• Best Of
  • Resturants: Ethnic and Specialty
Forget about red lanterns, lacquered screens and laughing Buddhas. True to its adage, Flo's is "an experience in Chinese cuisine" -- and one unlike any other in town.

Instead, this high-tech eatery turns the stereotyped notion of a Chinese restaurant on its head with gray varnished concrete floors, gray sponge-painted walls, rows of blond wood tables and an innovative menu that will have the "with six, you get egg roll" crowd scratching its collective heads.

Meanwhile, diners with a yen for adventure will think they've died and gone to, well, Flo's.

Tossed salad in a Chinese restaurant? That's just the first surprise. "Chips and salsa" -- in reality, fried won ton with a chopped chicken "salsa" -- make a unique appetizer.

Entrees include an imaginative variety of shrimp dishes; other favorites include two-pepper chicken and honey beef. And leave room for dessert: fried won ton wrappers, wrappers stuffed with chocolate, fried and served warm with powdered sugar. With a menu like Flo's, it's always The Year of the Pig.

Altos Latin Bistro reminds us that authentic Spanish dining is a romance of flavors; a cuisine built on vibrant spices; a food celebrating the bounty of the Mediterranean. How do we know? Hey, it says so right on its decorative, leather-bound menu.

Not that you'll have any doubts after delighting in this colorful eatery's mouthwatering tapas, paellas, crema de mariscos (creamy seafood soup) and serrano ham-wrapped, Manchego cheese-stuffed shrimp. This is the type of stuff that makes us wonder what Christopher Columbus was thinking when he left Spain in search of a more exciting world.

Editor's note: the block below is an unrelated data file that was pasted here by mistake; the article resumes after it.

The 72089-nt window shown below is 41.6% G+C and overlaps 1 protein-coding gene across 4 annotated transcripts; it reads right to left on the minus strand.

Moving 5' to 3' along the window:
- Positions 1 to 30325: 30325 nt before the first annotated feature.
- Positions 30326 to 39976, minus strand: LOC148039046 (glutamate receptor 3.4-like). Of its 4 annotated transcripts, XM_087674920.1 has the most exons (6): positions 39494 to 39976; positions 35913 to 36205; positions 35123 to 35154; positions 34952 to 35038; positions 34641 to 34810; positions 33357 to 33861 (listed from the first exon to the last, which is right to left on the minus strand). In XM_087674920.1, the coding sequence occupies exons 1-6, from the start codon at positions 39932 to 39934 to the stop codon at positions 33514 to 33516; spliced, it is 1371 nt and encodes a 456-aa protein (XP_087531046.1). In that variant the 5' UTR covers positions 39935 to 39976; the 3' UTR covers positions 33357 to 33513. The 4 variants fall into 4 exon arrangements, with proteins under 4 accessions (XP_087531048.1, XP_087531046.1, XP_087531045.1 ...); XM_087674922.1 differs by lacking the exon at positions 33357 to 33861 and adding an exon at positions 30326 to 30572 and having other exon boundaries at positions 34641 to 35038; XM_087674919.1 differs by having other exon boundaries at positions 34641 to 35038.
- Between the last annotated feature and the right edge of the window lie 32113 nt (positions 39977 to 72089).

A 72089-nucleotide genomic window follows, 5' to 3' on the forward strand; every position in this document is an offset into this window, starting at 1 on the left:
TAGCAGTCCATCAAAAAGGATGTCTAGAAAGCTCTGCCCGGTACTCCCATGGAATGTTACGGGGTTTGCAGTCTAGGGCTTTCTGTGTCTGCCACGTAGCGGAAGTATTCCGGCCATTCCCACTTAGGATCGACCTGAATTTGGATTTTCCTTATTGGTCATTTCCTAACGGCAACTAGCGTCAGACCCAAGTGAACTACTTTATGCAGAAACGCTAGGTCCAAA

Lamb chops, for example, practically dance under a "drunken" sauce of chile negro, garlic, beer and spices topped by cotija cheese. Wild mushrooms and guajillo peppers are rarely so well-respected as when they're served in Altos' soup touched with fennel and dry Spanish sherry. And what more could we want from beef than Altos' signature juicy filet mignon, topped with guajillo peppers, garlic, almonds and warm cabrales cheese?

Hello, Columbus!

We like this spicy Cajun stuff. Like grilled shrimp dipped in rémoulade, an infernal mix of mustard, mayonnaise and horseradish. Or hot boiled Louisiana crayfish, bobbing with new potatoes and corn in fiery spiced broth.

Other Cajun places around town may not believe how much we like the heat -- why else would they be so timid in turning it on? Not so at Justin's, where the good times roll in a heat wave of assertive flavors, always-fresh ingredients and creative menu choices.

Confederate catfish is a treat, blackened or grilled with shrimp in herb beurre blanc. So is Mardi Gras meat loaf, alligator tail meat ground with Cajun spices. And only Justin's can tempt us with palmetto chicken, encrusted with pecans in a roasted red bell pepper coulis, or Terrebonne tournedos, tenderloins in Creole mustard au jus.

The party never ends at this French Quarter playhouse, flocked with photos of the New Orleans Saints and a mural of street musicians. The joint rocks with zydeco music, and we eat to the beat, spooning brandy and chocolate bread pudding in a boisterous strawberry sauce.

Justin's is our best buy for a bit of the bayou.

Readers' Choice: Voo Doo Daddy

Best Of Phoenix®

Best Of